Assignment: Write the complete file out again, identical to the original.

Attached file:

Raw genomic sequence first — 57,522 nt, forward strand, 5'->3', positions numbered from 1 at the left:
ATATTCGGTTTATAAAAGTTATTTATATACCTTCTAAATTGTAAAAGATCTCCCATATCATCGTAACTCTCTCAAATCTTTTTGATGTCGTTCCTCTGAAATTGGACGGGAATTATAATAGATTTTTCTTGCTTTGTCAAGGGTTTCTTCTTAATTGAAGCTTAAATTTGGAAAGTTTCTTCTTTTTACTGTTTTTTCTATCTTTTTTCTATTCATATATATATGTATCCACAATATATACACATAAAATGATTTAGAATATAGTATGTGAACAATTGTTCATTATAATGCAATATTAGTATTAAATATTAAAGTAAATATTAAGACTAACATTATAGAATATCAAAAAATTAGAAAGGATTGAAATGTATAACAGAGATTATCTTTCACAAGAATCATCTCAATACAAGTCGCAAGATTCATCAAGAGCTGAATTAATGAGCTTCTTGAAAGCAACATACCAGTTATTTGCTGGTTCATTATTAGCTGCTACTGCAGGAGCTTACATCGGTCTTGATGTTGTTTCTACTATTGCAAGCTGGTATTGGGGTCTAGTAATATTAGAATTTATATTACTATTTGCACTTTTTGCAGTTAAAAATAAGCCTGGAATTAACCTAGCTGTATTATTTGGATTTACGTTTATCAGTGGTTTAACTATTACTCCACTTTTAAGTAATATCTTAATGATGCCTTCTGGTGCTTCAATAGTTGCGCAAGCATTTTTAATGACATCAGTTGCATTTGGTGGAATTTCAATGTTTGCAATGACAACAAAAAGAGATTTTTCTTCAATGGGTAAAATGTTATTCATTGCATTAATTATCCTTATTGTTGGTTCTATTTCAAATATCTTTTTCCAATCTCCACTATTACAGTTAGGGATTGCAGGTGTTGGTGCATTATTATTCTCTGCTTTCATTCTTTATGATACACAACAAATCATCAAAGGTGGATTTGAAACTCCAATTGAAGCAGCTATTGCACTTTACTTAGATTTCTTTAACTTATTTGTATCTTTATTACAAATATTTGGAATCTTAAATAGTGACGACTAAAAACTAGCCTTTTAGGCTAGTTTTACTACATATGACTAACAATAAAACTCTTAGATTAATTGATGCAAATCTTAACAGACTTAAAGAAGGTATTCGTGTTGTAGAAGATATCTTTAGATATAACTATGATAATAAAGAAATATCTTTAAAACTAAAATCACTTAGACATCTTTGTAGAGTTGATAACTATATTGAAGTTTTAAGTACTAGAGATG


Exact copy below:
Raw genomic sequence first — 57,522 nt, forward strand, 5'->3', positions numbered from 1 at the left:
ATATTCGGTTTATAAAAGTTATTTATATACCTTCTAAATTGTAAAAGATCTCCCATATCATCGTAACTCTCTCAAATCTTTTTGATGTCGTTCCTCTGAAATTGGACGGGAATTATAATAGATTTTTCTTGCTTTGTCAAGGGTTTCTTCTTAATTGAAGCTTAAATTTGGAAAGTTTCTTCTTTTTACTGTTTTTTCTATCTTTTTTCTATTCATATATATATGTATCCACAATATATACACATAAAATGATTTAGAATATAGTATGTGAACAATTGTTCATTATAATGCAATATTAGTATTAAATATTAAAGTAAATATTAAGACTAACATTATAGAATATCAAAAAATTAGAAAGGATTGAAATGTATAACAGAGATTATCTTTCACAAGAATCATCTCAATACAAGTCGCAAGATTCATCAAGAGCTGAATTAATGAGCTTCTTGAAAGCAACATACCAGTTATTTGCTGGTTCATTATTAGCTGCTACTGCAGGAGCTTACATCGGTCTTGATGTTGTTTCTACTATTGCAAGCTGGTATTGGGGTCTAGTAATATTAGAATTTATATTACTATTTGCACTTTTTGCAGTTAAAAATAAGCCTGGAATTAACCTAGCTGTATTATTTGGATTTACGTTTATCAGTGGTTTAACTATTACTCCACTTTTAAGTAATATCTTAATGATGCCTTCTGGTGCTTCAATAGTTGCGCAAGCATTTTTAATGACATCAGTTGCATTTGGTGGAATTTCAATGTTTGCAATGACAACAAAAAGAGATTTTTCTTCAATGGGTAAAATGTTATTCATTGCATTAATTATCCTTATTGTTGGTTCTATTTCAAATATCTTTTTCCAATCTCCACTATTACAGTTAGGGATTGCAGGTGTTGGTGCATTATTATTCTCTGCTTTCATTCTTTATGATACACAACAAATCATCAAAGGTGGATTTGAAACTCCAATTGAAGCAGCTATTGCACTTTACTTAGATTTCTTTAACTTATTTGTATCTTTATTACAAATATTTGGAATCTTAAATAGTGACGACTAAAAACTAGCCTTTTAGGCTAGTTTTACTACATATGACTAACAATAAAACTCTTAGATTAATTGATGCAAATCTTAACAGACTTAAAGAAGGTATTCGTGTTGTAGAAGATATCTTTAGATATAACTATGATAATAAAGAAATATCTTTAAAACTAAAATCACTTAGACATCTTTGTAGAGTTGATAACTATATTGAAGTTTTAAGTACTAGAGATG